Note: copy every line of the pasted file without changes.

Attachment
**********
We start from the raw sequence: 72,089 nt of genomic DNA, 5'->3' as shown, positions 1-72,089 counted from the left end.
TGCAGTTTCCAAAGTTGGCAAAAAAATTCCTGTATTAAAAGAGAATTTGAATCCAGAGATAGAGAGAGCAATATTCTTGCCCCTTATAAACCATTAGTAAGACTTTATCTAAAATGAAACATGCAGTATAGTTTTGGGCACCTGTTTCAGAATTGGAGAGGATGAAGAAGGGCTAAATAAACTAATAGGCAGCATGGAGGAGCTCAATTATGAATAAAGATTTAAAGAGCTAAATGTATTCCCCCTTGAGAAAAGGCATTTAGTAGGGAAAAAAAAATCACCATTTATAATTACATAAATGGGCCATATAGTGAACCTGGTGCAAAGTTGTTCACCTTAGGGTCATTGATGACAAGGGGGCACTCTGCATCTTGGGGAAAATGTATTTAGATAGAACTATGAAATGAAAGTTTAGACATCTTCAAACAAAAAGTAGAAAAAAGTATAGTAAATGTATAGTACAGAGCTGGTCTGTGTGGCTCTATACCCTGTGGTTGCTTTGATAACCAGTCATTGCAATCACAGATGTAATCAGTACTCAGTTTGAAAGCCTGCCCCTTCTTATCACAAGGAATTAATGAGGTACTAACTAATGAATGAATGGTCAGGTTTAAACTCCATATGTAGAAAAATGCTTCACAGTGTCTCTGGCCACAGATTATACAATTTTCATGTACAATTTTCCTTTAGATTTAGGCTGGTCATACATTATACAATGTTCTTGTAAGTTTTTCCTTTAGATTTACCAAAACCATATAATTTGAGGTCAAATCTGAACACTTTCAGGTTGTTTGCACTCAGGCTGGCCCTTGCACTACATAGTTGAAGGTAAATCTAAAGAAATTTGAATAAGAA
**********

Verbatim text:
We start from the raw sequence: 72,089 nt of genomic DNA, 5'->3' as shown, positions 1-72,089 counted from the left end.
TGCAGTTTCCAAAGTTGGCAAAAAAATTCCTGTATTAAAAGAGAATTTGAATCCAGAGATAGAGAGAGCAATATTCTTGCCCCTTATAAACCATTAGTAAGACTTTATCTAAAATGAAACATGCAGTATAGTTTTGGGCACCTGTTTCAGAATTGGAGAGGATGAAGAAGGGCTAAATAAACTAATAGGCAGCATGGAGGAGCTCAATTATGAATAAAGATTTAAAGAGCTAAATGTATTCCCCCTTGAGAAAAGGCATTTAGTAGGGAAAAAAAAATCACCATTTATAATTACATAAATGGGCCATATAGTGAACCTGGTGCAAAGTTGTTCACCTTAGGGTCATTGATGACAAGGGGGCACTCTGCATCTTGGGGAAAATGTATTTAGATAGAACTATGAAATGAAAGTTTAGACATCTTCAAACAAAAAGTAGAAAAAAGTATAGTAAATGTATAGTACAGAGCTGGTCTGTGTGGCTCTATACCCTGTGGTTGCTTTGATAACCAGTCATTGCAATCACAGATGTAATCAGTACTCAGTTTGAAAGCCTGCCCCTTCTTATCACAAGGAATTAATGAGGTACTAACTAATGAATGAATGGTCAGGTTTAAACTCCATATGTAGAAAAATGCTTCACAGTGTCTCTGGCCACAGATTATACAATTTTCATGTACAATTTTCCTTTAGATTTAGGCTGGTCATACATTATACAATGTTCTTGTAAGTTTTTCCTTTAGATTTACCAAAACCATATAATTTGAGGTCAAATCTGAACACTTTCAGGTTGTTTGCACTCAGGCTGGCCCTTGCACTACATAGTTGAAGGTAAATCTAAAGAAATTTGAATAAGAA